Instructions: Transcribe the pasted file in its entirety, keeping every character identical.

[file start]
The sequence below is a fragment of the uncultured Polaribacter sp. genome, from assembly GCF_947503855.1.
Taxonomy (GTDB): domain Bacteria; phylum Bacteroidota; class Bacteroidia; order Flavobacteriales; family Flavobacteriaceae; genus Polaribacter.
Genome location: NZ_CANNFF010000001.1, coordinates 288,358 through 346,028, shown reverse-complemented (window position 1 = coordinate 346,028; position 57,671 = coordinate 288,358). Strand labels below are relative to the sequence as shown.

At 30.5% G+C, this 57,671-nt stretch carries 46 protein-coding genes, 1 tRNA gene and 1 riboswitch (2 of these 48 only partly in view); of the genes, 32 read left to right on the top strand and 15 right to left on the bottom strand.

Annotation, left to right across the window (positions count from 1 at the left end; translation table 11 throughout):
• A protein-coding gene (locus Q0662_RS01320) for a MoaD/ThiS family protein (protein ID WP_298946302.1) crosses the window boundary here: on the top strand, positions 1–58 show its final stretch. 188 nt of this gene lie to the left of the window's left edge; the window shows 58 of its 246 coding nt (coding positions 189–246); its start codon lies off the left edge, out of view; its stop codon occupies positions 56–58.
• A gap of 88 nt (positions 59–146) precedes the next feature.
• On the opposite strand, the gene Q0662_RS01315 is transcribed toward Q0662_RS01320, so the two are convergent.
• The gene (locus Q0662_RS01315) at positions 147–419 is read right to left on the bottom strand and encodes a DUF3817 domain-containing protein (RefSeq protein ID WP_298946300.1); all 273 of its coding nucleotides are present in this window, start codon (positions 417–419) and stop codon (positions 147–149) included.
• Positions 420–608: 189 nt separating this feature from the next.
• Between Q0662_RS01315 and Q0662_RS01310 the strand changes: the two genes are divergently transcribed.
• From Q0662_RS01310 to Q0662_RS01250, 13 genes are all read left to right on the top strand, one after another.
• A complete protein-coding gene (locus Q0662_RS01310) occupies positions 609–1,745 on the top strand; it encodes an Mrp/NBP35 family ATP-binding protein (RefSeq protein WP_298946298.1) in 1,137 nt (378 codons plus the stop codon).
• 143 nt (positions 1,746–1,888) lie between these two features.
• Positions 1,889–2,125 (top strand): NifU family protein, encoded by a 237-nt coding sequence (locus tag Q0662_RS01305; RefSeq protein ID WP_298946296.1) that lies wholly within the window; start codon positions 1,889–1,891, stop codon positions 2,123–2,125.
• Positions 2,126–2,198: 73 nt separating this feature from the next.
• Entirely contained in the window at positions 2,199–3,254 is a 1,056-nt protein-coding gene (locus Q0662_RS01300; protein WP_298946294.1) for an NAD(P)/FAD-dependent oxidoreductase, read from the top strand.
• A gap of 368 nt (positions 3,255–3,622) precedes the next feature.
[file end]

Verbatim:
The sequence below is a fragment of the uncultured Polaribacter sp. genome, from assembly GCF_947503855.1.
Taxonomy (GTDB): domain Bacteria; phylum Bacteroidota; class Bacteroidia; order Flavobacteriales; family Flavobacteriaceae; genus Polaribacter.
Genome location: NZ_CANNFF010000001.1, coordinates 288,358 through 346,028, shown reverse-complemented (window position 1 = coordinate 346,028; position 57,671 = coordinate 288,358). Strand labels below are relative to the sequence as shown.

At 30.5% G+C, this 57,671-nt stretch carries 46 protein-coding genes, 1 tRNA gene and 1 riboswitch (2 of these 48 only partly in view); of the genes, 32 read left to right on the top strand and 15 right to left on the bottom strand.

Annotation, left to right across the window (positions count from 1 at the left end; translation table 11 throughout):
• A protein-coding gene (locus Q0662_RS01320) for a MoaD/ThiS family protein (protein ID WP_298946302.1) crosses the window boundary here: on the top strand, positions 1–58 show its final stretch. 188 nt of this gene lie to the left of the window's left edge; the window shows 58 of its 246 coding nt (coding positions 189–246); its start codon lies off the left edge, out of view; its stop codon occupies positions 56–58.
• A gap of 88 nt (positions 59–146) precedes the next feature.
• On the opposite strand, the gene Q0662_RS01315 is transcribed toward Q0662_RS01320, so the two are convergent.
• The gene (locus Q0662_RS01315) at positions 147–419 is read right to left on the bottom strand and encodes a DUF3817 domain-containing protein (RefSeq protein ID WP_298946300.1); all 273 of its coding nucleotides are present in this window, start codon (positions 417–419) and stop codon (positions 147–149) included.
• Positions 420–608: 189 nt separating this feature from the next.
• Between Q0662_RS01315 and Q0662_RS01310 the strand changes: the two genes are divergently transcribed.
• From Q0662_RS01310 to Q0662_RS01250, 13 genes are all read left to right on the top strand, one after another.
• A complete protein-coding gene (locus Q0662_RS01310) occupies positions 609–1,745 on the top strand; it encodes an Mrp/NBP35 family ATP-binding protein (RefSeq protein WP_298946298.1) in 1,137 nt (378 codons plus the stop codon).
• 143 nt (positions 1,746–1,888) lie between these two features.
• Positions 1,889–2,125 (top strand): NifU family protein, encoded by a 237-nt coding sequence (locus tag Q0662_RS01305; RefSeq protein ID WP_298946296.1) that lies wholly within the window; start codon positions 1,889–1,891, stop codon positions 2,123–2,125.
• Positions 2,126–2,198: 73 nt separating this feature from the next.
• Entirely contained in the window at positions 2,199–3,254 is a 1,056-nt protein-coding gene (locus Q0662_RS01300; protein WP_298946294.1) for an NAD(P)/FAD-dependent oxidoreductase, read from the top strand.
• A gap of 368 nt (positions 3,255–3,622) precedes the next feature.